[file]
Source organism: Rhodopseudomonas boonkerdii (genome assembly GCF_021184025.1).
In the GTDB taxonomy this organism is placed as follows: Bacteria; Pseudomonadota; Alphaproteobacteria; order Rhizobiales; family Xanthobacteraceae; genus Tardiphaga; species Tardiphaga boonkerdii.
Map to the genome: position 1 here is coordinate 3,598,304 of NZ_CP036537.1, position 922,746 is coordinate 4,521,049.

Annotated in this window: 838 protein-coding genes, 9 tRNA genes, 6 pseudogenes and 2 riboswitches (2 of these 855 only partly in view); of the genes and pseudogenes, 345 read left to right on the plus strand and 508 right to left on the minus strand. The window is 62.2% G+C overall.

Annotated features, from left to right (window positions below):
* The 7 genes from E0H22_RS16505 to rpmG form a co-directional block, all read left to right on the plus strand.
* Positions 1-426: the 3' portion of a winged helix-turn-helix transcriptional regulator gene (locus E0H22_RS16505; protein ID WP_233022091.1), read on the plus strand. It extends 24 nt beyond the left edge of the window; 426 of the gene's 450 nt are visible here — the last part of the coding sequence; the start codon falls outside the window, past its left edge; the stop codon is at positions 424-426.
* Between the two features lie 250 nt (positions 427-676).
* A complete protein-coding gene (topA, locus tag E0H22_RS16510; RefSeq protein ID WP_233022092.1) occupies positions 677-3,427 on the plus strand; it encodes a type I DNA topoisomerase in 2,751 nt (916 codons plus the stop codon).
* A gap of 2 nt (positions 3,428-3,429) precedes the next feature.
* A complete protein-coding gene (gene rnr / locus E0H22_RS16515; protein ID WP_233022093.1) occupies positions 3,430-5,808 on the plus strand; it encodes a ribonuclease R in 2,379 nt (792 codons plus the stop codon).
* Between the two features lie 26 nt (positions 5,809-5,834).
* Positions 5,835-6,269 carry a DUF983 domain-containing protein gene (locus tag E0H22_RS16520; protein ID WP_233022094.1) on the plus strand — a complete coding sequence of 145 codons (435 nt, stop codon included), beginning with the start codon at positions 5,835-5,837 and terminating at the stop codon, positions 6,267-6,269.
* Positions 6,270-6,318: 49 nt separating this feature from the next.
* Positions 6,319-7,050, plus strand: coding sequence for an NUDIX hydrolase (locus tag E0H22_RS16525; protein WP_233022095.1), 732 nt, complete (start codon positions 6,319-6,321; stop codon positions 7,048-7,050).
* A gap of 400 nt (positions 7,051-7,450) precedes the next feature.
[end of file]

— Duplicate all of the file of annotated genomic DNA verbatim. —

Source organism: Rhodopseudomonas boonkerdii (genome assembly GCF_021184025.1).
In the GTDB taxonomy this organism is placed as follows: Bacteria; Pseudomonadota; Alphaproteobacteria; order Rhizobiales; family Xanthobacteraceae; genus Tardiphaga; species Tardiphaga boonkerdii.
Map to the genome: position 1 here is coordinate 3,598,304 of NZ_CP036537.1, position 922,746 is coordinate 4,521,049.

Annotated in this window: 838 protein-coding genes, 9 tRNA genes, 6 pseudogenes and 2 riboswitches (2 of these 855 only partly in view); of the genes and pseudogenes, 345 read left to right on the plus strand and 508 right to left on the minus strand. The window is 62.2% G+C overall.

Annotated features, from left to right (window positions below):
* The 7 genes from E0H22_RS16505 to rpmG form a co-directional block, all read left to right on the plus strand.
* Positions 1-426: the 3' portion of a winged helix-turn-helix transcriptional regulator gene (locus E0H22_RS16505; protein ID WP_233022091.1), read on the plus strand. It extends 24 nt beyond the left edge of the window; 426 of the gene's 450 nt are visible here — the last part of the coding sequence; the start codon falls outside the window, past its left edge; the stop codon is at positions 424-426.
* Between the two features lie 250 nt (positions 427-676).
* A complete protein-coding gene (topA, locus tag E0H22_RS16510; RefSeq protein ID WP_233022092.1) occupies positions 677-3,427 on the plus strand; it encodes a type I DNA topoisomerase in 2,751 nt (916 codons plus the stop codon).
* A gap of 2 nt (positions 3,428-3,429) precedes the next feature.
* A complete protein-coding gene (gene rnr / locus E0H22_RS16515; protein ID WP_233022093.1) occupies positions 3,430-5,808 on the plus strand; it encodes a ribonuclease R in 2,379 nt (792 codons plus the stop codon).
* Between the two features lie 26 nt (positions 5,809-5,834).
* Positions 5,835-6,269 carry a DUF983 domain-containing protein gene (locus tag E0H22_RS16520; protein ID WP_233022094.1) on the plus strand — a complete coding sequence of 145 codons (435 nt, stop codon included), beginning with the start codon at positions 5,835-5,837 and terminating at the stop codon, positions 6,267-6,269.
* Positions 6,270-6,318: 49 nt separating this feature from the next.
* Positions 6,319-7,050, plus strand: coding sequence for an NUDIX hydrolase (locus tag E0H22_RS16525; protein WP_233022095.1), 732 nt, complete (start codon positions 6,319-6,321; stop codon positions 7,048-7,050).
* A gap of 400 nt (positions 7,051-7,450) precedes the next feature.